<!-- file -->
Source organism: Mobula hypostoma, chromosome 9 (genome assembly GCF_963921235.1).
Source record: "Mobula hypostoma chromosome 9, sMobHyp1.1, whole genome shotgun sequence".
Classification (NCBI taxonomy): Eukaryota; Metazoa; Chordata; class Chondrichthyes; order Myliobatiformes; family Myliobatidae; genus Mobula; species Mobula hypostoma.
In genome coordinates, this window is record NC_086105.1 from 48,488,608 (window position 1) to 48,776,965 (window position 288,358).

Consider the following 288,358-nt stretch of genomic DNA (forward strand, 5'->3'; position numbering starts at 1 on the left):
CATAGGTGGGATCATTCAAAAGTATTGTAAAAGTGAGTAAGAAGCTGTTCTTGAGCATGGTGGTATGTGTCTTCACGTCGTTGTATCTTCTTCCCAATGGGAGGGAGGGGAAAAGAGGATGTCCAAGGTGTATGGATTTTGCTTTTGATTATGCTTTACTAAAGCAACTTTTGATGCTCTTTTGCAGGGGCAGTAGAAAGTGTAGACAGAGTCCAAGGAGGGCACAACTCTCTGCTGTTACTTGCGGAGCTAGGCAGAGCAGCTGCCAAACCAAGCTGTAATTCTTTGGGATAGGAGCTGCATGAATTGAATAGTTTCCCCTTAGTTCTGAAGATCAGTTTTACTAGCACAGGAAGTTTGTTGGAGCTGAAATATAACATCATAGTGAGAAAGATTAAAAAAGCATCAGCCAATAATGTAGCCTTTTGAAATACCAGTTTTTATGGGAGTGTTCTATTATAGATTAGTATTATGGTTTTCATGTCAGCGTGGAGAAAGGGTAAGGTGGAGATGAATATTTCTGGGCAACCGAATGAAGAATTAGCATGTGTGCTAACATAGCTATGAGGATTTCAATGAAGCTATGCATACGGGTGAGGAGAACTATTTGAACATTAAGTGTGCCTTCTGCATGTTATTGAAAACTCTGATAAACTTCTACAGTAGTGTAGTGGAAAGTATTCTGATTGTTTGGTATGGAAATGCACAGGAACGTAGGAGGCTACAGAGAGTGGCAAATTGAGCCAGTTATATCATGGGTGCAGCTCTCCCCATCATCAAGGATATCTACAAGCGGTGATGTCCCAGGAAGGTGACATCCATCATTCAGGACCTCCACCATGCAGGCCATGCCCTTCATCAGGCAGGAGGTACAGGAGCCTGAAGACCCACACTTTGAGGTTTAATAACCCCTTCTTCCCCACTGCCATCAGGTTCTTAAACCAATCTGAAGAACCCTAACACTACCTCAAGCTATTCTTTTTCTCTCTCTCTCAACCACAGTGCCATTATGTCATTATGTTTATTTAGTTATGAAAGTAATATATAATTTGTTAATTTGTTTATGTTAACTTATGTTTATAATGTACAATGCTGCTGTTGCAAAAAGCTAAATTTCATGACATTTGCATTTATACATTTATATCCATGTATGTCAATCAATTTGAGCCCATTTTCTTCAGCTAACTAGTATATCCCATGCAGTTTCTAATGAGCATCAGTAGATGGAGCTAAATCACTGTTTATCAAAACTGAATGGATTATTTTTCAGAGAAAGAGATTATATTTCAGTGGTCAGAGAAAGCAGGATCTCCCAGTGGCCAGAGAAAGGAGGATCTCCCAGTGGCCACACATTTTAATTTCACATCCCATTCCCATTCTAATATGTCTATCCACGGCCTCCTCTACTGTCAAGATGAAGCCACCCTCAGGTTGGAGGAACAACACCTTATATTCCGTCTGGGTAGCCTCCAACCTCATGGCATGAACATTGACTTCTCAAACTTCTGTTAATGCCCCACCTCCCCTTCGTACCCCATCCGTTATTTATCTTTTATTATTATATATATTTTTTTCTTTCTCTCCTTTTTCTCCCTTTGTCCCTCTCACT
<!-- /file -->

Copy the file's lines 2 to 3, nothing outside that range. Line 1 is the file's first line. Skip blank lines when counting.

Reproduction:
Source record: "Mobula hypostoma chromosome 9, sMobHyp1.1, whole genome shotgun sequence".
Classification (NCBI taxonomy): Eukaryota; Metazoa; Chordata; class Chondrichthyes; order Myliobatiformes; family Myliobatidae; genus Mobula; species Mobula hypostoma.